APA Definition & Philosophy
There are many APA definitions in the literature of APA that can be retrieved from APA Textbooks and journal articles in APAQ and other sources. Most of these definitions are very general in order to include as many cases, and situations as possible, thus reducing tangibility of the term. The purpose of the following temporary draft definition is to simplify the view of APA and provide clear perspectives to both practitioners and potential service recipients
Simplified APA Definition
Adapted physical activity (APA) is a professional branch of kinesiology / physical education / sport & human movement sciences, which is directed toward persons who require adaptation for participation in the context of physical activity.
From a sport science perspective, “Adapted physical activity science is research, theory and practice directed toward persons of all ages underserved by the general sport sciences, disadvantaged in resources, or lacking power to access equal physical activity opportunities and rights. APA services and supports are provided in all kinds of settings. Thus, research, theory and practice relate to the needs and rights in inclusive as well as separate APA programs” (Sherrill & Hutzler, 2008).
Adaptation to physical activity opportunities is most often provided in form of appropriately designed and modified equipment (prosthesis, wheelchairs, mono-ski, ball size etc.), task criteria (e.g., modifying skill quality criteria or using a different skill), instructions (e.g., using personal supports, peer tutors, non-verbal instructions, motivational strategies), physical and social environments (e.g., increasing or decreasing court dimensions; segregated vs. inclusive; type of training climate: mastery oriented, collaborative or competitive social environment; degree of peer and parental support), & rules (e.g., double bounce rule in wheelchair tennis).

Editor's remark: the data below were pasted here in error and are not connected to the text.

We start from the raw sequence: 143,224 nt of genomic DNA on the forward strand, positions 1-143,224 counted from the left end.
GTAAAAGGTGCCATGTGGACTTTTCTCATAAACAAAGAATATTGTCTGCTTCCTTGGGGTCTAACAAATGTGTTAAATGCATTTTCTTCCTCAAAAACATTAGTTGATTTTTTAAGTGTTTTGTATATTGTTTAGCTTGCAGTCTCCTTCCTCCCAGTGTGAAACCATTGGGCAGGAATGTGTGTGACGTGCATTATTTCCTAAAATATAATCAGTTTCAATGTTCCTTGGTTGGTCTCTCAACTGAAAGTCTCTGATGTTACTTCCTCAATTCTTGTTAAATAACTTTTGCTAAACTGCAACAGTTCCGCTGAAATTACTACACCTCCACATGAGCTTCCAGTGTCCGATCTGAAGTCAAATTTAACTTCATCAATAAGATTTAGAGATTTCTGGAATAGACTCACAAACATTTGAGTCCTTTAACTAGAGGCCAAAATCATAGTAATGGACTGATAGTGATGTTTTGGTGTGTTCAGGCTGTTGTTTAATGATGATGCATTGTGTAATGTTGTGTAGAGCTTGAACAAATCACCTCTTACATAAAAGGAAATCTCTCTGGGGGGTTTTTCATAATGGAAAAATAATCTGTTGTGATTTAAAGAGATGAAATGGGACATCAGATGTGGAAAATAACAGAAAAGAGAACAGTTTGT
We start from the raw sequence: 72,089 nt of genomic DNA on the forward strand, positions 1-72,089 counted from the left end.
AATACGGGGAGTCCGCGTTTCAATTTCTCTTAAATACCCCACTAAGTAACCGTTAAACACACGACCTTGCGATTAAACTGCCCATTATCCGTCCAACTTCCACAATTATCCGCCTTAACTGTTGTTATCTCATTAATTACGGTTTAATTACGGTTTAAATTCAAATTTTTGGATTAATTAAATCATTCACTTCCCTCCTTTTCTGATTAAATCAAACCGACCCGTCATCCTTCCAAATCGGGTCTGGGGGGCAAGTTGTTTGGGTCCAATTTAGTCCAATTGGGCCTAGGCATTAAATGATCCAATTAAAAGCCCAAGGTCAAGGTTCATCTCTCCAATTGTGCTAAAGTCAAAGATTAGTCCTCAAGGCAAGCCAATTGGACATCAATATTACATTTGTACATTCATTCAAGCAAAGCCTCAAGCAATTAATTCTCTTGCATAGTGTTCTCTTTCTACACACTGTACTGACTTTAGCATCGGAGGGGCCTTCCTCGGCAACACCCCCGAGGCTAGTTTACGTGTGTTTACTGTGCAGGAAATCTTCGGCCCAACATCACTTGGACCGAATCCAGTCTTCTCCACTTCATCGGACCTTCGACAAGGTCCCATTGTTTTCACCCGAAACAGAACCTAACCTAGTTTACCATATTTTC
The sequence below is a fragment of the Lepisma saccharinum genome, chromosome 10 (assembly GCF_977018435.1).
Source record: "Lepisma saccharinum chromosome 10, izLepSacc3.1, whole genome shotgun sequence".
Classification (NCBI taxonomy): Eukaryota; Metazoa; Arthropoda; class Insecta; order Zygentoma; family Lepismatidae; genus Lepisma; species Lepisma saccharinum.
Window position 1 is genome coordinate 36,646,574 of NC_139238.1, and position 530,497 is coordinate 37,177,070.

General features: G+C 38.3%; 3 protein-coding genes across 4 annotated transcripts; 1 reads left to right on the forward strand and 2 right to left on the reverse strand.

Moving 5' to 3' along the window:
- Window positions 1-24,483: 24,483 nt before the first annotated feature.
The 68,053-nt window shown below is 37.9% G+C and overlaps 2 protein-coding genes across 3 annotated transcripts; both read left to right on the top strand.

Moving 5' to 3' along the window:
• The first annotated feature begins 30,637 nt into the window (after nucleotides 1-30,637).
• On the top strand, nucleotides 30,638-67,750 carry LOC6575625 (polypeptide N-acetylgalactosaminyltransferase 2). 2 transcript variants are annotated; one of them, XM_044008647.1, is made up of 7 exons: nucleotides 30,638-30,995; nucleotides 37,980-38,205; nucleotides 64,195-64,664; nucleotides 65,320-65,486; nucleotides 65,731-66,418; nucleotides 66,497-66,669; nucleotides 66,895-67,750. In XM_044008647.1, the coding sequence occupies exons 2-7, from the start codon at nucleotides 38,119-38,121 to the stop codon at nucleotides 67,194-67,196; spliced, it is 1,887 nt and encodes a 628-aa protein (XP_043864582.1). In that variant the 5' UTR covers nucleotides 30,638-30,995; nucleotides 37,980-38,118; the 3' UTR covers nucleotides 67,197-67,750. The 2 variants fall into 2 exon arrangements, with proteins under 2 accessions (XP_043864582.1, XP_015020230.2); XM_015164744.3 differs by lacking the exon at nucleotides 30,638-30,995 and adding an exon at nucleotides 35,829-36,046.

Participation in physical activity contexts means being included in both personalysed and general physical activity programs in different application areas including, but not limited to:
- inclusive and special physical education,
- recreation and leisure time,
- competitive and elite sports, and
- rehabilitation and health exercise
An extended description of APA
In many cases APA involves individuals with disabilities, but its principles may also apply to including obese, aged, young individuals and any other individual difference that may restrict participation in regular (non-adapted) physical activity.
Thus, adapted physical activity is about individualizing instruction, matching personal strengths and interests with appropriate activities and adapting environments to promote full participation in physical activity, regardless of the population being engaged.
Examples for professional carriers related to APA are:
- certified adapted physical education teachers (US)
- coaches for athletes with disability;
- recreation program developers;
- therapeutic recreation specialists;
- certified inclusive fitness trainers;
- psychomotor therapists,
- inclusive community program administrators,
- disability sport administrators.
It should be acknowledged that these career opportunities are possible using various academic and non-academic degrees, some of which may be undergraduage, but most likely post graduate degrees are encouraged. The academic affiliation of such degrees could be within the education as well as health sciences / biomedical faculties. While direct legislation only moderately acknowledge APA (e.g., IDEA and ADA in the USA), international conventions strongly support it (specifically, Article 30 of the UN Convention on human rights for persons with disabilites).
In contrast to physical therapies, APA is dedicated to the concepts of empowerment and ecological validity.
This means that physical activity of participants is self-driven and targeted towards mastery and excellence.
A good example for the philosophy of self-determination and Participation is provided in the outstanding video below, demonstrating a street context of two breakdancers with disabilities: “Hout VS Lazy Legs”.
Sherrill, C., & Hutzler, Y. (2008). Adapted physical activity science. In Borms, J. (Ed.) Directory of sport science (5th ed.). (pp. 90-103).